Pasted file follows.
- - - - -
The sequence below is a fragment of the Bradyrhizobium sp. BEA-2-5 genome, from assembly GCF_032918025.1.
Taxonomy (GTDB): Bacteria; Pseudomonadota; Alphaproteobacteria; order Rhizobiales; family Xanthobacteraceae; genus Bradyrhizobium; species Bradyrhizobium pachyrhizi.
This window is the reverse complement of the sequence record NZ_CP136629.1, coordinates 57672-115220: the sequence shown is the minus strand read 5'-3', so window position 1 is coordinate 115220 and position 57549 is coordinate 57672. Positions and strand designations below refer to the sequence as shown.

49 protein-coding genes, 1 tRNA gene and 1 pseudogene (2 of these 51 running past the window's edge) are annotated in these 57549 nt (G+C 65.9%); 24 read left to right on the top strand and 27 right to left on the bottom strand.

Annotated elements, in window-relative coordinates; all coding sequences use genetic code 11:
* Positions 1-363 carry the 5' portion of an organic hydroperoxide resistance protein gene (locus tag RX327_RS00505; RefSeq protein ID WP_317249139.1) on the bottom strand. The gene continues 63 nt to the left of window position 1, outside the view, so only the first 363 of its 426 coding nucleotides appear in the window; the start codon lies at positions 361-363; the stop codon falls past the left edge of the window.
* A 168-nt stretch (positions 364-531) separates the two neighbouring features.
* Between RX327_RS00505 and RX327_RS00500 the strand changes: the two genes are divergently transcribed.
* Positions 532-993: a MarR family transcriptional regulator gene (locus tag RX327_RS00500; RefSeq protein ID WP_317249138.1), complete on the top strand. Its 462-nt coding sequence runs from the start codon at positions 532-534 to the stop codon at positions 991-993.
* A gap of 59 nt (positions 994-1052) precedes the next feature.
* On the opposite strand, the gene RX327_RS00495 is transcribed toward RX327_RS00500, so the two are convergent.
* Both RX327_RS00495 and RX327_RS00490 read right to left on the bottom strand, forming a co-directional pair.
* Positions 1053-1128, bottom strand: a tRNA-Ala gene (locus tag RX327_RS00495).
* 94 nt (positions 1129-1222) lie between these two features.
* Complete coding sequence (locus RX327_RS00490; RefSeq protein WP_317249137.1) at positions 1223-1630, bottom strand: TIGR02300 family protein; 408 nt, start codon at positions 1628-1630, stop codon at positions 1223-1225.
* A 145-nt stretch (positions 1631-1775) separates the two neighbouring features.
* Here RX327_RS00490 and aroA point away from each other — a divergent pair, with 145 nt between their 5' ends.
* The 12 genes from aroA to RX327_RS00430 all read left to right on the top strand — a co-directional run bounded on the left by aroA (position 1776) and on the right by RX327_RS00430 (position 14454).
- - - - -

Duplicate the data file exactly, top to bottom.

The sequence below is a fragment of the Bradyrhizobium sp. BEA-2-5 genome, from assembly GCF_032918025.1.
Taxonomy (GTDB): Bacteria; Pseudomonadota; Alphaproteobacteria; order Rhizobiales; family Xanthobacteraceae; genus Bradyrhizobium; species Bradyrhizobium pachyrhizi.
This window is the reverse complement of the sequence record NZ_CP136629.1, coordinates 57672-115220: the sequence shown is the minus strand read 5'-3', so window position 1 is coordinate 115220 and position 57549 is coordinate 57672. Positions and strand designations below refer to the sequence as shown.

49 protein-coding genes, 1 tRNA gene and 1 pseudogene (2 of these 51 running past the window's edge) are annotated in these 57549 nt (G+C 65.9%); 24 read left to right on the top strand and 27 right to left on the bottom strand.

Annotated elements, in window-relative coordinates; all coding sequences use genetic code 11:
* Positions 1-363 carry the 5' portion of an organic hydroperoxide resistance protein gene (locus tag RX327_RS00505; RefSeq protein ID WP_317249139.1) on the bottom strand. The gene continues 63 nt to the left of window position 1, outside the view, so only the first 363 of its 426 coding nucleotides appear in the window; the start codon lies at positions 361-363; the stop codon falls past the left edge of the window.
* A 168-nt stretch (positions 364-531) separates the two neighbouring features.
* Between RX327_RS00505 and RX327_RS00500 the strand changes: the two genes are divergently transcribed.
* Positions 532-993: a MarR family transcriptional regulator gene (locus tag RX327_RS00500; RefSeq protein ID WP_317249138.1), complete on the top strand. Its 462-nt coding sequence runs from the start codon at positions 532-534 to the stop codon at positions 991-993.
* A gap of 59 nt (positions 994-1052) precedes the next feature.
* On the opposite strand, the gene RX327_RS00495 is transcribed toward RX327_RS00500, so the two are convergent.
* Both RX327_RS00495 and RX327_RS00490 read right to left on the bottom strand, forming a co-directional pair.
* Positions 1053-1128, bottom strand: a tRNA-Ala gene (locus tag RX327_RS00495).
* 94 nt (positions 1129-1222) lie between these two features.
* Complete coding sequence (locus RX327_RS00490; RefSeq protein WP_317249137.1) at positions 1223-1630, bottom strand: TIGR02300 family protein; 408 nt, start codon at positions 1628-1630, stop codon at positions 1223-1225.
* A 145-nt stretch (positions 1631-1775) separates the two neighbouring features.
* Here RX327_RS00490 and aroA point away from each other — a divergent pair, with 145 nt between their 5' ends.
* The 12 genes from aroA to RX327_RS00430 all read left to right on the top strand — a co-directional run bounded on the left by aroA (position 1776) and on the right by RX327_RS00430 (position 14454).